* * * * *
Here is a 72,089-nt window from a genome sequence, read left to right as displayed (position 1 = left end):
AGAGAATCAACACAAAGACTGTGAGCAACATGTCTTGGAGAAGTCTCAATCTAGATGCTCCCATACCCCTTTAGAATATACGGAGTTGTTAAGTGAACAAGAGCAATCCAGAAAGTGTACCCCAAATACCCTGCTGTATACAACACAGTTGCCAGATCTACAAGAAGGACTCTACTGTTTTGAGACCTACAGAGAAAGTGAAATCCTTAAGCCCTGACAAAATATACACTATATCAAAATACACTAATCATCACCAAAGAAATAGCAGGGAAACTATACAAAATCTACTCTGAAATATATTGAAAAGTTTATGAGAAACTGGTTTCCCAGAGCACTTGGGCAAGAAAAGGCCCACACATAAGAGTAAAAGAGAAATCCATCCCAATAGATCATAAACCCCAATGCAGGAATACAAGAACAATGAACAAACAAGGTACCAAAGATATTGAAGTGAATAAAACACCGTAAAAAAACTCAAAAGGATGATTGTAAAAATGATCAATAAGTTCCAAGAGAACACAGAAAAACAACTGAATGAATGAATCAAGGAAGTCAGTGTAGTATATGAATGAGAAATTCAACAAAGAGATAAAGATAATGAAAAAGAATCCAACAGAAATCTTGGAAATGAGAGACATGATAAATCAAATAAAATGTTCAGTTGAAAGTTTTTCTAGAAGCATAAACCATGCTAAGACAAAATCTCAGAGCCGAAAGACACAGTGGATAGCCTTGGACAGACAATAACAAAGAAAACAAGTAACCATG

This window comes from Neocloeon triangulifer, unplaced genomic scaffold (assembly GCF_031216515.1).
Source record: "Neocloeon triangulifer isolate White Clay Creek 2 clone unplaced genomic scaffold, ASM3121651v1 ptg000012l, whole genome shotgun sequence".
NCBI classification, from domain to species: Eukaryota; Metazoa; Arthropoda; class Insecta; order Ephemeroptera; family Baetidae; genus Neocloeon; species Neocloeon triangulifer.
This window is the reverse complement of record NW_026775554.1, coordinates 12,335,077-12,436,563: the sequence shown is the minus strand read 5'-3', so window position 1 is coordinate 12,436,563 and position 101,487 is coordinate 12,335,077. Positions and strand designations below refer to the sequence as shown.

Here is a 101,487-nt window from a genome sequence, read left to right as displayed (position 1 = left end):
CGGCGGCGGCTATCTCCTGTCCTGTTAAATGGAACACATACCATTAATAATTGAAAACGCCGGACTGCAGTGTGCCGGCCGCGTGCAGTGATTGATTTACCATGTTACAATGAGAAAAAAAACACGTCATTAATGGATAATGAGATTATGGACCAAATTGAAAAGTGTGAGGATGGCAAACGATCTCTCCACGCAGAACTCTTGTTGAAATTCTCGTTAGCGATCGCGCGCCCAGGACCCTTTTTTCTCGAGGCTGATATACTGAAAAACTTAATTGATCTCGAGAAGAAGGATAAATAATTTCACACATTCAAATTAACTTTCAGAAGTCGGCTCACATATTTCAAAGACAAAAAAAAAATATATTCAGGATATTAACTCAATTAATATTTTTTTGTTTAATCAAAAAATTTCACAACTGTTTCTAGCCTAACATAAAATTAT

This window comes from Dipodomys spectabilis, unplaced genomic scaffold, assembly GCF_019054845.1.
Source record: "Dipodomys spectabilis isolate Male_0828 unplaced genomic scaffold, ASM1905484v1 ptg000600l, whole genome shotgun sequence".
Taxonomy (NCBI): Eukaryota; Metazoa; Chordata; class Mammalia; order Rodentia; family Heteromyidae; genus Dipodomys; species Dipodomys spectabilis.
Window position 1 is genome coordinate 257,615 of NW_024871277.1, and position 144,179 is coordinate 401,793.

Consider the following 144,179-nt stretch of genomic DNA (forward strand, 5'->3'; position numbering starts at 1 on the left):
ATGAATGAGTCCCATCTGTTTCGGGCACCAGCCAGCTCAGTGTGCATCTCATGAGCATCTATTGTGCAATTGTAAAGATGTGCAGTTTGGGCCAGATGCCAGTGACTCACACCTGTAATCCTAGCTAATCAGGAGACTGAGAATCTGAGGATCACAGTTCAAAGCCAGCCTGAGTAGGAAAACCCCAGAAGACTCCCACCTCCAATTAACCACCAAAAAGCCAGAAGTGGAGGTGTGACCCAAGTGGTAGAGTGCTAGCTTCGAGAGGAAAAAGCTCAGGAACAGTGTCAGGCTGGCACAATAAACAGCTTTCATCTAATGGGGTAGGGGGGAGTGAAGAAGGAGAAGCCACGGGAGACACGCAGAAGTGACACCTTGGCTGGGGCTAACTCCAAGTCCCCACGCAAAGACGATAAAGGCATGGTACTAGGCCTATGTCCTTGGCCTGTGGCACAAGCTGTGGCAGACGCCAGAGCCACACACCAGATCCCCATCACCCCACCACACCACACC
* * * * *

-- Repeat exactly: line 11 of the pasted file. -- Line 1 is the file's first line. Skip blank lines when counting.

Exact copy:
Taxonomy (NCBI): Eukaryota; Metazoa; Chordata; class Mammalia; order Rodentia; family Heteromyidae; genus Dipodomys; species Dipodomys spectabilis.